High school going to six-period days
March 19, 2013 — Lassen High School will be going to a six period day to help teachers capture more instruction time in the classroom.
As a result, class times will change from 46 minutes to one hour.
According to Lassen Union High School District interim superintendent Roy Casey, the greatest benefit of a six-period day is providing more instructional time, but students will also have more practice time in class, creating less homework in the evening and teachers will also have one less class for which they need to prepare.
The change begins in the 2013-2014 school year and does include a zero period, which is scheduled before school, around 7 a.m., and a seventh period, after school is over.
During a Feb. 19 meeting of the Lassen Union High School District Board of Trustees Robbin Pedrett, principal at Lassen High, gave a presentation and showed a mock schedule of what a six-period day would look like.
According to Pedrett, teachers felt they didn’t have the amount of time to teach the content standards.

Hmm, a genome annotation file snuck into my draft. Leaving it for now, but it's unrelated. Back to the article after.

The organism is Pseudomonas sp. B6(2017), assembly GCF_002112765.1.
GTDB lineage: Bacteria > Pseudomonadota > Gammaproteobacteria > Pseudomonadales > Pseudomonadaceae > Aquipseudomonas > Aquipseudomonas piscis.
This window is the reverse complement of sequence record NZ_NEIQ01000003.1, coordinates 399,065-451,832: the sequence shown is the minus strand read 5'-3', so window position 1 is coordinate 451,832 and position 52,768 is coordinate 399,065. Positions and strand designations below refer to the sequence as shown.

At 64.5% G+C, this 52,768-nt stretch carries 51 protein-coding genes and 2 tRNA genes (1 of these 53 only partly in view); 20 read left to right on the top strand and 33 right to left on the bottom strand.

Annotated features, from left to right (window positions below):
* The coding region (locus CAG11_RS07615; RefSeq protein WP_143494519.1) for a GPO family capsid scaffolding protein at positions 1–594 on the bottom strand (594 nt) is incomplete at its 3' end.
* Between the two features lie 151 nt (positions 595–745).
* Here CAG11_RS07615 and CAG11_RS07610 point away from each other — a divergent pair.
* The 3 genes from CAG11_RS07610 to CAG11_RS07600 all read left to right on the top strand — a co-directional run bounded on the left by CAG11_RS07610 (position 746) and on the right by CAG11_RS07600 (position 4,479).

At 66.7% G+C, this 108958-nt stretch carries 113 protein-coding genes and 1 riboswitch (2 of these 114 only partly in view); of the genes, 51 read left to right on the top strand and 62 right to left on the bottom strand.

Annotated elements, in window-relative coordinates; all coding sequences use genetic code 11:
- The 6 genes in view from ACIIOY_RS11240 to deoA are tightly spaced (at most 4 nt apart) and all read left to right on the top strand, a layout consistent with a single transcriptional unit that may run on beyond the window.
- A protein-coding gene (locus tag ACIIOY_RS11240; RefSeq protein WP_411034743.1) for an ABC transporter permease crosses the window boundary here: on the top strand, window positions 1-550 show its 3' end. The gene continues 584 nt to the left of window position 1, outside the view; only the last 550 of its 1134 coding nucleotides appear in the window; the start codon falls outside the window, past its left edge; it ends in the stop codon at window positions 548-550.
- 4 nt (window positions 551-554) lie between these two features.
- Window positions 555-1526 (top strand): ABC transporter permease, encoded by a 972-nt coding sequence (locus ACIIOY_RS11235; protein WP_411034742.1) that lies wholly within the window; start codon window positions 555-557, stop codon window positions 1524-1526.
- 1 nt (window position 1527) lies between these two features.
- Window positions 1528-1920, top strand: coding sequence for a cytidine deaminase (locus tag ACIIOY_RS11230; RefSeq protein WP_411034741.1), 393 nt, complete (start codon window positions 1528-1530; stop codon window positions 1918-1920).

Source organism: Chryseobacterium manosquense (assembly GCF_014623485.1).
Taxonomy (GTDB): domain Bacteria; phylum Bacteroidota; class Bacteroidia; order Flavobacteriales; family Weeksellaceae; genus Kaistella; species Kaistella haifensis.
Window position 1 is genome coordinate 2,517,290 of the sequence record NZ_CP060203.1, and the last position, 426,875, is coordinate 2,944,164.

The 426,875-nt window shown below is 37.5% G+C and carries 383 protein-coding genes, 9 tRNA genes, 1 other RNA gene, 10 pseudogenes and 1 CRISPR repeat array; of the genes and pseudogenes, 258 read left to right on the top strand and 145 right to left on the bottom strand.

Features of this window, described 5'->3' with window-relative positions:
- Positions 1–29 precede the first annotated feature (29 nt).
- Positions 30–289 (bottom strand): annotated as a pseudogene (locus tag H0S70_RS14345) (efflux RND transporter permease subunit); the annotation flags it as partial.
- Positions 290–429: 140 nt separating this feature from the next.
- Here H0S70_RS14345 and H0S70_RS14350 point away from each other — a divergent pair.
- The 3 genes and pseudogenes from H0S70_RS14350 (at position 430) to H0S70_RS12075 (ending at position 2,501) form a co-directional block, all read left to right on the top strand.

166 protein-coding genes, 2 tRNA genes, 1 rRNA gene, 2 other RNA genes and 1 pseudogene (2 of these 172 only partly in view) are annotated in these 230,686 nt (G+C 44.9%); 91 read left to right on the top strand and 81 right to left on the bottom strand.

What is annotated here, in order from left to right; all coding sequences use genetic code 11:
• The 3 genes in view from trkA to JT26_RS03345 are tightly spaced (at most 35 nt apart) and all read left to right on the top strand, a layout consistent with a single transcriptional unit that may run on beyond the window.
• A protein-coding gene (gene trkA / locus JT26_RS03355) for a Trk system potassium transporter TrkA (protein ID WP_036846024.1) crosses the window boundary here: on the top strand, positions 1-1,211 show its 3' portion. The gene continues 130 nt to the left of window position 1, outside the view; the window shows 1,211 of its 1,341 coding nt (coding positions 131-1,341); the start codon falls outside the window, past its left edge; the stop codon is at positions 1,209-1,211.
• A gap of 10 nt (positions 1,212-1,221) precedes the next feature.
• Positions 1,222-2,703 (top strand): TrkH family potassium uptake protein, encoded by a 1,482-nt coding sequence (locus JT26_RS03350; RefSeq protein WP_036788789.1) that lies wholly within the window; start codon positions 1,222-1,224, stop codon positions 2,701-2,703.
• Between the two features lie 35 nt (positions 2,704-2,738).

“So the suggestion from every core department was they needed more time. And 60 minutes is what they were hoping for, so the only way to snag that, was really to get rid of one period and to lengthen those times and period of days,” Pedrett said. “So we did what the teachers asked us to do and put the interventions in place the state told us to do.”
Going to a six-period day may also benefit students in Advanced Placement courses as it will not only increase instruction time, but a zero period could provide a lab option.
Those before and after school options will also provide students the opportunity to do online coursework so they can catch up, if need be, according to Casey.
According to Jim Ernaga, Lassen Teachers Association co-president, the unit had met several times and at its last meeting, members present unanimously voted to approve a six-period schedule with zero and seventh periods to offer electives.
He said, “The six-period schedule would support more instructional minutes for us to teach the standards so hopefully we can get out of this Program Improvement thing, because we have difficulty covering all those standards as it is right now.”
As freshmen, students would take English I, math as appropriate, science, health, driver’s education, computer operations and physical education, an elective or have an intervention course if the student needs it.
By the time students are juniors they would have three elective periods and four elective periods during their senior year.
Juniors and seniors can use elective periods to take Advanced Placement and honors classes if they wish, according to Casey.
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